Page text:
I recently sat down with Scott Hildenbrand, chief balance sheet strategist at Piper Sandler, and George Ekdahl, SVP of new sales at Apiture, to talk about challenges community financial institutions face today and why the balance sheet and digital strategy go hand in hand.
In the current environment, institutions of all sizes have unparalleled liquidity, Hildenbrand said, as well as a difficult interest rate environment and limited loan demand. This creates new challenges for banks and credit unions to “manage the balance sheet in a productive and profitable manner while managing risk and dealing with this unbelievable amount of liquidity in the industry.”
A digital strategy can support a strong balance sheet while helping community institutions level the playing field with larger players, according to Ekdahl. And, digital banking is not just for multi-billion-dollar institutions, he added, indicating that a growing number of much smaller banks and credit unions are standing up direct banks to increase their reach easily and cheaply.
“Previously, if you wanted to move into a new community or a different affinity group, you had to raise a lot of money and build a brick-and-mortar branch,” he said. “Now you can take that money, and you can put it into a digital banking space or in your digital banking strategy—and you can hit a much broader spectrum much more quickly.”
The Covid environment represents a new opportunity for institutions to build on a sense of community they’ve established with new businesses through PPP loans. “They may have been banking with a big bank, and then through PPP, they had an experience that, for better or for worse, pushed them over to a new, smaller institution” Hildenbrand said. “And now they have the opportunity to keep that business and make them their primary financial institution.”
The average American family may have relationships with up to five different financial institutions—and four of the five may be losing money on that particular household, Ekdahl said. “The battle is really on to win and be the primary financial institution, whether it is consumer or commercial.”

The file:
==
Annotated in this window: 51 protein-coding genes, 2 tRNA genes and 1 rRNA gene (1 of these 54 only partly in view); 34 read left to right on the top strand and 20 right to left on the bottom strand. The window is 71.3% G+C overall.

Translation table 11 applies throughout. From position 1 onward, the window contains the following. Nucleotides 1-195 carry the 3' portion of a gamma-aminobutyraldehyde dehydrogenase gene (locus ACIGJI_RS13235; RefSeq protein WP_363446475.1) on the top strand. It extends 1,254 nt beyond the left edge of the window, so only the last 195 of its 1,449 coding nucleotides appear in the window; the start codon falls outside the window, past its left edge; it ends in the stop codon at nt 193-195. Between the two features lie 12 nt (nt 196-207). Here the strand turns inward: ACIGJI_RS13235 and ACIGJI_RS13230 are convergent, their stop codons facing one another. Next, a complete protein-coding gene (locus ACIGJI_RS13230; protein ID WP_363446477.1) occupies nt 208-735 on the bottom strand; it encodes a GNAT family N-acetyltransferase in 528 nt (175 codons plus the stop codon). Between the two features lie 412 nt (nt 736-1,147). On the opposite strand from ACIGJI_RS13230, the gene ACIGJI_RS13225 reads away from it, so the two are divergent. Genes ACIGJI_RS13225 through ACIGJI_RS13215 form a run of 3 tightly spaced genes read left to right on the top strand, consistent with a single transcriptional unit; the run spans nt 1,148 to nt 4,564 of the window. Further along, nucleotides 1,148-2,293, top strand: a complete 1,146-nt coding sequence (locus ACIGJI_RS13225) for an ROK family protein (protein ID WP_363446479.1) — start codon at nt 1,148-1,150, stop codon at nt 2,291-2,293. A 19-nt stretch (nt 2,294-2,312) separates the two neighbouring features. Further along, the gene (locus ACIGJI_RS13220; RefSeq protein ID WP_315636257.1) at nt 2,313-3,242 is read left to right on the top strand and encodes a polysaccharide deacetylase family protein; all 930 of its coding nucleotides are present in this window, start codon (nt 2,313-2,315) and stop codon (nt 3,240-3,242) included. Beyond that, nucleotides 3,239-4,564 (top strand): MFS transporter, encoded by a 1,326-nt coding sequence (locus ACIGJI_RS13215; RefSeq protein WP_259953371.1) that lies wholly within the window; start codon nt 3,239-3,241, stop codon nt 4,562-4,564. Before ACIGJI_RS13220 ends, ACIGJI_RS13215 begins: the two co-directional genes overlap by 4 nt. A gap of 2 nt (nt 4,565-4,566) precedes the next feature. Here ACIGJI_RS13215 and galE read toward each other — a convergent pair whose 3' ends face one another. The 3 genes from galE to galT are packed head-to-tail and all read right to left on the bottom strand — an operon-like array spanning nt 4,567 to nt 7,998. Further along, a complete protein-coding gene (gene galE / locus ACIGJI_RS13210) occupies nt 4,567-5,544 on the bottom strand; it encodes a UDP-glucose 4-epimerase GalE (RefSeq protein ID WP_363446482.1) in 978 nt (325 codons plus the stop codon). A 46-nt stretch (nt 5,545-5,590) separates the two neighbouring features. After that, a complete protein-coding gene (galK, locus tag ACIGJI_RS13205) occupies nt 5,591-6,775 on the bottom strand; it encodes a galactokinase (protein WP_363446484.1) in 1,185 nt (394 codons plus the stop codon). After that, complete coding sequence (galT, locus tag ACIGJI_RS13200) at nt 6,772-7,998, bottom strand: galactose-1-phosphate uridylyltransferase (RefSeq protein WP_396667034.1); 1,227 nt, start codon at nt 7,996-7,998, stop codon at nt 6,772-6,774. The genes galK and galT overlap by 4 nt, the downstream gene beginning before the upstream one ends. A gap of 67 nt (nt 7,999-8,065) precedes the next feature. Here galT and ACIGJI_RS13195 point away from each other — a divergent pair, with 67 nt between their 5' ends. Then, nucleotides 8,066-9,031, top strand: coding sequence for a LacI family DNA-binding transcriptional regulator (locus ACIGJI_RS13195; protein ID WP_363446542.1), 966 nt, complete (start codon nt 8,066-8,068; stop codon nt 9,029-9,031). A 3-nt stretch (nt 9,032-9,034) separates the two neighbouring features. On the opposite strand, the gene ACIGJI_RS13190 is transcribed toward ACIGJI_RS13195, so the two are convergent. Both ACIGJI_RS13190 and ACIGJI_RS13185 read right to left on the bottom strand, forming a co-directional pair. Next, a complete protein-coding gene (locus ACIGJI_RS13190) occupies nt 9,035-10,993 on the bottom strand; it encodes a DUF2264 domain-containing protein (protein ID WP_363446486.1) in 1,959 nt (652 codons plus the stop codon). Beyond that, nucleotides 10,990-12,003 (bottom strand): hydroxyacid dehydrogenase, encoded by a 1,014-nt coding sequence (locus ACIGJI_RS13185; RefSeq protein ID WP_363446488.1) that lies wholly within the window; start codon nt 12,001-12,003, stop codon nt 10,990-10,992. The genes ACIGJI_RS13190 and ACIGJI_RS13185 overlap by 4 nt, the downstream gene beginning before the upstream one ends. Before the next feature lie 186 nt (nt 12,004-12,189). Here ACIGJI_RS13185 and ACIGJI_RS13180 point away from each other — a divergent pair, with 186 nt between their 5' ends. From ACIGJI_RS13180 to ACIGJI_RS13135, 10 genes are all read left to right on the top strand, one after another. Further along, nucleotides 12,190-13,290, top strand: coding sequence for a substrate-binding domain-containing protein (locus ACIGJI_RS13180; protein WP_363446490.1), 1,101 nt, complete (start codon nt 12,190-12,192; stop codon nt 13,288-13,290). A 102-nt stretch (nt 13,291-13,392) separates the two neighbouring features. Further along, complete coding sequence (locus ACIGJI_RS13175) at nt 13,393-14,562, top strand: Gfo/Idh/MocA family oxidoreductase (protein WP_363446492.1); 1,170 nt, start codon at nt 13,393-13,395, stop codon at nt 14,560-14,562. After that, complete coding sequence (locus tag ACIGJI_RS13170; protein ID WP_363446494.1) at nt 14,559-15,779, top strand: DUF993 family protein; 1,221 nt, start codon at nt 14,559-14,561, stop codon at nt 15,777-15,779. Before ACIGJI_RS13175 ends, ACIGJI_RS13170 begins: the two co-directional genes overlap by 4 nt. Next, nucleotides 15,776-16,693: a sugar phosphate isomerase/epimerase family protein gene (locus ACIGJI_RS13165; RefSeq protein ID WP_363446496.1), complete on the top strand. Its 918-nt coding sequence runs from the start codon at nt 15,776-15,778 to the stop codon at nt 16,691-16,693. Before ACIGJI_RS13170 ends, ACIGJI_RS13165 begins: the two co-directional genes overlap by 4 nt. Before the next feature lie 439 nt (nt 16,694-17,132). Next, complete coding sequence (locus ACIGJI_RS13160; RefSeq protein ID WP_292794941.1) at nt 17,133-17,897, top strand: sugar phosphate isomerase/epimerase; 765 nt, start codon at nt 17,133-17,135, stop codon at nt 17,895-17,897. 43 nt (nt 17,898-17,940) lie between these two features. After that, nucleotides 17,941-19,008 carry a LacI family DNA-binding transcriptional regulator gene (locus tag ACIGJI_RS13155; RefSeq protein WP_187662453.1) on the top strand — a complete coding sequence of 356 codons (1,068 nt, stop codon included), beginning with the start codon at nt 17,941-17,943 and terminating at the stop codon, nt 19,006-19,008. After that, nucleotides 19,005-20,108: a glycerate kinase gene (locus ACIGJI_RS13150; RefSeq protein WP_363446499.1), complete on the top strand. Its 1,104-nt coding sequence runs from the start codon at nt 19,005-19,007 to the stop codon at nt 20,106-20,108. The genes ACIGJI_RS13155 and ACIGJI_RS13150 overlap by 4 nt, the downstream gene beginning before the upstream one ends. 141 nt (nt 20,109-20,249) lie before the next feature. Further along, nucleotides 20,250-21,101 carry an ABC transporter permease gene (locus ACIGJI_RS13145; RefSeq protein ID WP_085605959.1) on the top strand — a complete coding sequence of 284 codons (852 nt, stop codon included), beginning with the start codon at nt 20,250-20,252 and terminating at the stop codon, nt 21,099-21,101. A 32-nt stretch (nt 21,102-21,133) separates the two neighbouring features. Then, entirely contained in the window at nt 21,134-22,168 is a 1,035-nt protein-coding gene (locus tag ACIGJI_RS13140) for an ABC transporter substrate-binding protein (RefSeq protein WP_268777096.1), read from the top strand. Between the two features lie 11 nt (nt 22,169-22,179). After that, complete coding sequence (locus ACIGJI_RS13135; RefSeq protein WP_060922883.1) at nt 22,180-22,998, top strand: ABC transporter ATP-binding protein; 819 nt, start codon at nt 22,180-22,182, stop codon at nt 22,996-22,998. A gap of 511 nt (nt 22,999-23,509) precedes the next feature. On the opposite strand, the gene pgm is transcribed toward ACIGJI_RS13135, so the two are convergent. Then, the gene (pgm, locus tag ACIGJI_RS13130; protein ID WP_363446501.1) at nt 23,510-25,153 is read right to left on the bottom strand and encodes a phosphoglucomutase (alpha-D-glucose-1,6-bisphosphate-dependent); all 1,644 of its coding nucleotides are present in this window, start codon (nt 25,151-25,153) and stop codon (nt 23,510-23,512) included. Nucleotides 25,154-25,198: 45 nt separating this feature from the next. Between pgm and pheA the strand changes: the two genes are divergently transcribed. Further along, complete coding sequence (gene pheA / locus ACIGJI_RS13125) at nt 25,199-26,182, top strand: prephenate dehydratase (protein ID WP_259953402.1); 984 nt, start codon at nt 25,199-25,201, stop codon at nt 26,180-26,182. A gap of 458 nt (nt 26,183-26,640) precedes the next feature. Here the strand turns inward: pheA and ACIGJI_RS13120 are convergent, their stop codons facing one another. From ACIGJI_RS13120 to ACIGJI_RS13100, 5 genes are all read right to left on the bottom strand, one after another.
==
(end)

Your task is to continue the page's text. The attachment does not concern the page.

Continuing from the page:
Understanding what’s most important to consumer and business customers is paramount. And, digital banking provides access to tools and analytics that can help retain users and build loyalty in ways that are much more targeted than a physical branch presence will allow.
For example, a digital platform with personal financial management tools enables users to see an aggregate view of their accounts from different financial institutions. In addition to adding convenience for users, this aggregation gives financial institutions visibility into accounts held with competitors, enabling the institution to present strategic marketing offers – such as a new car loan with a competitive interest rate – when appropriate.
Digital banking can also improve the balance sheet by supporting self-service, cutting back on call center expenses by meeting users where they are. A strong support function built into online and mobile tools that handles most of the questions that users might call in or visit a branch for can have a major financial benefit—while also improving the user experience.
“Customer expectations have changed,” Hildenbrand added. “And people don’t necessarily care anymore who they bank with. They care what kind of opportunities they’re given and frankly, how easy it is.”